This is the fourth and final part of a series by writer Simon Gall published on National Collective on the power of music in political struggle across history.
Conversion and Recruitment
We have already touched on many of the aspects that could be covered in this section above, such as group formation and collective identity, both of which are central to the matters of conversion and recruitment but there are other ways is which music can assist in changing minds and garnering support for a cause.
Direct Recruitment Tool
The songs of the IWW’s ‘Little Red Songbook’, according to one recent convert, were a key recruitment tool as they helped “break the monotony of long-winded speeches” and were “a hard blow to those who believed that the theory of industrial unionism could only be explained by pamphlet and book couched in language beyond the average workingman’s comprehension.” 
Indirect Recruitment Tool
In an interview, Rage Against the Machine’s (RATM) guitarist Tom Morello said:
“What we would hear constantly from the local grassroots organisations who kind of coat tailed around with us was that there had never been anything like it. It was an unprecedented opportunity for the Left to burst into Peoria, Illinois, and, you know, sort of challenge the way things worked.” 
In this sense, RATM concerts act as a sort of musical trojan horse where a popular left-wing band create a space where all sorts of conventions are challenged. The idea is that the music will draw a crowd that will, whether willingly or unwillingly, be exposed to something quite oppositional to mainstream culture. Those attending RATM concerts would be exposed to local Left groups flyering the event, political stalls, left wing activists etc, not to mention the challenging aspects of RATM’s sound and the between-song speeches by Zack de la Rocha.
On a similar note, following a band or performer because of their political convictions can be inspirational to the point of taking action. Many young feminists, for example, have cited Ani DiFranco’s music as key to their political awakening.
“Seeing Ani DiFranco perform live was one of those life changing experiences that crept up on me when I wasn’t looking… her songs introduced me to topics and viewpoints to which I had never been exposed.” 
This pivotal cultural experience could lead to engagement with feminist politics and a thirst for more knowledge about the movement.
Enacting the Collective
“One way of urging […] allegiance is to tie a group or movement to an earlier tradition that people feel is theirs.”  This happened during the civil rights movement in the US. According to Rosenthal and Flacks, the shared performance of political spiritual songs (the lyrics were sometimes changed to reflect current affairs) provided familiar sounds and a physical space where activists could assemble and feel safe. Spirituals, and the collective performance thereof, was seen as a shared heritage of the black population, as it was in Peru, and thus acted as the element that both attracted newcomers and reinforced the mutual solidarity among the committed. Spaces for collective music-making were also a place in which those curious about the movement could come to ‘try on’ a new identity in a supportive and friendly environment. In doing so, potential recruits were able to feel the power of collective singing and the emotion of others who are already committed. The experiencing of emotions in this context is important since they can help establish “in and out group boundaries” and are “key causal factors leading to social movement.”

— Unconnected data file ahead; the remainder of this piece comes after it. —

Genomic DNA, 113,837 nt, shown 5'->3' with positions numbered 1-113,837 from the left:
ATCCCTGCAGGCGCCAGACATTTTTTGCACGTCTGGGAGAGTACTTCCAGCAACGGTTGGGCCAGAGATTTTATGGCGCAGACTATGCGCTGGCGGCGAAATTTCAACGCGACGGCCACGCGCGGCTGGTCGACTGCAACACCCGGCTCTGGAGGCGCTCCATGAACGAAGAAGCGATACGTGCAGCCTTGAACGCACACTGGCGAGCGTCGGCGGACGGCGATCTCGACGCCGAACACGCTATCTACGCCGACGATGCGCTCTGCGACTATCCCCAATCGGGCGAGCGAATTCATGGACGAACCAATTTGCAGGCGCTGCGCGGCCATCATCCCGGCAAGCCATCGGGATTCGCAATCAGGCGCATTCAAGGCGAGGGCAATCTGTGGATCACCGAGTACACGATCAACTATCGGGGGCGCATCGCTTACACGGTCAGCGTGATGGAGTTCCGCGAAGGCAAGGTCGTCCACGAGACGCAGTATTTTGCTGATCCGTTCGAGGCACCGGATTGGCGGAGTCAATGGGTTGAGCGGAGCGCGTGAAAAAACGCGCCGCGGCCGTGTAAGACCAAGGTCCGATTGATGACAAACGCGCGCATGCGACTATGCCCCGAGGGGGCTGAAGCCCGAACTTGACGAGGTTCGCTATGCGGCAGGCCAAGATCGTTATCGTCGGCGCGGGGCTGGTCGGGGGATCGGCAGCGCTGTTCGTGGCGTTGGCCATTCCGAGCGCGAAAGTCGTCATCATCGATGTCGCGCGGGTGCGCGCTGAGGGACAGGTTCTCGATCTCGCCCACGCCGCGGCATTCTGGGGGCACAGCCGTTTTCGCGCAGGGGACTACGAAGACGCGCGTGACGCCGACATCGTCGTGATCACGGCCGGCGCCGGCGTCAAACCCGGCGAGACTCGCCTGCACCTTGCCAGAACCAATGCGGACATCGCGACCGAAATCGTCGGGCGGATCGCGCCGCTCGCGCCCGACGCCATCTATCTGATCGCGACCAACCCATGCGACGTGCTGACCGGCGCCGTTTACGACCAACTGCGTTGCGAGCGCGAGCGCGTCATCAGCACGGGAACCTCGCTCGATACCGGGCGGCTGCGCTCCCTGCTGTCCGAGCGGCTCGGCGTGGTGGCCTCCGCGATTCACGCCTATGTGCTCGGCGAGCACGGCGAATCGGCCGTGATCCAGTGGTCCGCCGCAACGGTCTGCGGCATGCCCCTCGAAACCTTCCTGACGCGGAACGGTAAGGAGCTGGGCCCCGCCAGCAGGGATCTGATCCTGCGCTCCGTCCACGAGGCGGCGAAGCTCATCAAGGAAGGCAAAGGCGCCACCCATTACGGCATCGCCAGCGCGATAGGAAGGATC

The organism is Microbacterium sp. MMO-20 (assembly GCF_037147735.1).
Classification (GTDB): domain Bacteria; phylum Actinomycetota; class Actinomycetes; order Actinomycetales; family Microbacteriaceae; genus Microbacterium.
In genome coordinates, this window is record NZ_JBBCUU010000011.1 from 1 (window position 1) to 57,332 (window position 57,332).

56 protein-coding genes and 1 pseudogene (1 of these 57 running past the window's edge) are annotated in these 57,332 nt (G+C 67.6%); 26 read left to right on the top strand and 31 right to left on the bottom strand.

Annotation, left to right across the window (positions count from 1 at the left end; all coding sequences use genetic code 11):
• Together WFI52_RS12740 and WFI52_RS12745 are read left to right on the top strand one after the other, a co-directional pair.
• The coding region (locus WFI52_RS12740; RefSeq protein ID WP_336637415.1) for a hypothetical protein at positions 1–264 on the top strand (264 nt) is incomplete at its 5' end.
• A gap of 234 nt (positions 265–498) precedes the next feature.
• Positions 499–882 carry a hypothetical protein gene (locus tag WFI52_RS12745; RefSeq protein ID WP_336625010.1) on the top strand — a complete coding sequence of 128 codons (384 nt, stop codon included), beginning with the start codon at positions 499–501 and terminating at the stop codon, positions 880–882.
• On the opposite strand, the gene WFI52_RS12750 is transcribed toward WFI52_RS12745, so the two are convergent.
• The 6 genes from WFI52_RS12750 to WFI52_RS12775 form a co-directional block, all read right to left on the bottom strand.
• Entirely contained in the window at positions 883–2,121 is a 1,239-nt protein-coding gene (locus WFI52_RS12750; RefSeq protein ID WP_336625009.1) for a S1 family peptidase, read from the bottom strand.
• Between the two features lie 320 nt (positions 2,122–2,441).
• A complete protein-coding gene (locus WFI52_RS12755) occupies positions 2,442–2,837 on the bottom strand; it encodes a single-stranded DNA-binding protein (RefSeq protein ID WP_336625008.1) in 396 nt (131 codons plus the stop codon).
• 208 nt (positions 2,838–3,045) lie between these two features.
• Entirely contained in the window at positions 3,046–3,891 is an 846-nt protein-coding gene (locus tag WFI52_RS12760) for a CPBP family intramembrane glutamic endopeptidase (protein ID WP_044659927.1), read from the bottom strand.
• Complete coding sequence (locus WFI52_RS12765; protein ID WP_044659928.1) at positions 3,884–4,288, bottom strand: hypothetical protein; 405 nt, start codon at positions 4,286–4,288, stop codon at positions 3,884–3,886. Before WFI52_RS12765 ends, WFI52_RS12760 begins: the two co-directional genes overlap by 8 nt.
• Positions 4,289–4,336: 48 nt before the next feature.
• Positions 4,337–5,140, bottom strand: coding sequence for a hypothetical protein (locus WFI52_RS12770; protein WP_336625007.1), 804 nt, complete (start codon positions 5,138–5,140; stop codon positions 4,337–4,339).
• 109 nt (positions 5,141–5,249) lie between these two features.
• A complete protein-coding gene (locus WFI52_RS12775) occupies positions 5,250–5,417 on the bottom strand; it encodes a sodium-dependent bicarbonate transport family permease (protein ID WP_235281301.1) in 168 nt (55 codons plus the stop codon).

Music, it has been argued, can also be an important factor in influencing people to go beyond mere support of a cause to act on its behalf: something which could be termed mobilisation. At the beginning of the series, I discussed the case of Rwandan artist Simon Bikindi and how his songs were said to have influenced the behavior of the Hutu population. It could be said that his music was an important catalyst in the awful political act of genocide and that his music, in some way, mobilised the Hutus.
A positive example of mobilisation through musicking is the case of Pearl Jam’s Eddie Vedder and oil company BP Amoco. At a concert in Chicago Eddie Vedder announced from the stage that he had heard of plans for oil company BP Amoco to dump waste from a refinery into Lake Michigan. He urged people to boycott the company until it changed its policy and played short song about the situation. The lyrics, delivered in the style of a chant, went as follows:
Don’t go BP AMACO
This component of collective musicking (a chant) may well have had the effect of fostering a unity and temporary collective identity among the crowd that ultimately lead to mobilisation in the form joining the boycott campaign. The plans were overturned due to pressure from politicians, activists and musicians, and the company promised not to dump excess waste into the lake. 
Outlined above are some of the ways in which music and musicking have been used in history to effect positive change. It is clear, I think, that music, as a cultural tool for building a better world, should not be ignored or underestimated. If Gramsci was right, and the status quo is maintained by a cultural hegemony of the elites then it is our duty as artists to challenge that hegemony & offer up alternatives. I hope the information provided above will be useful to politically engaged musicians in their endeavour to create the better world we all know is possible. After all:
Art is not a mirror held up to reality but a hammer with which to shape it”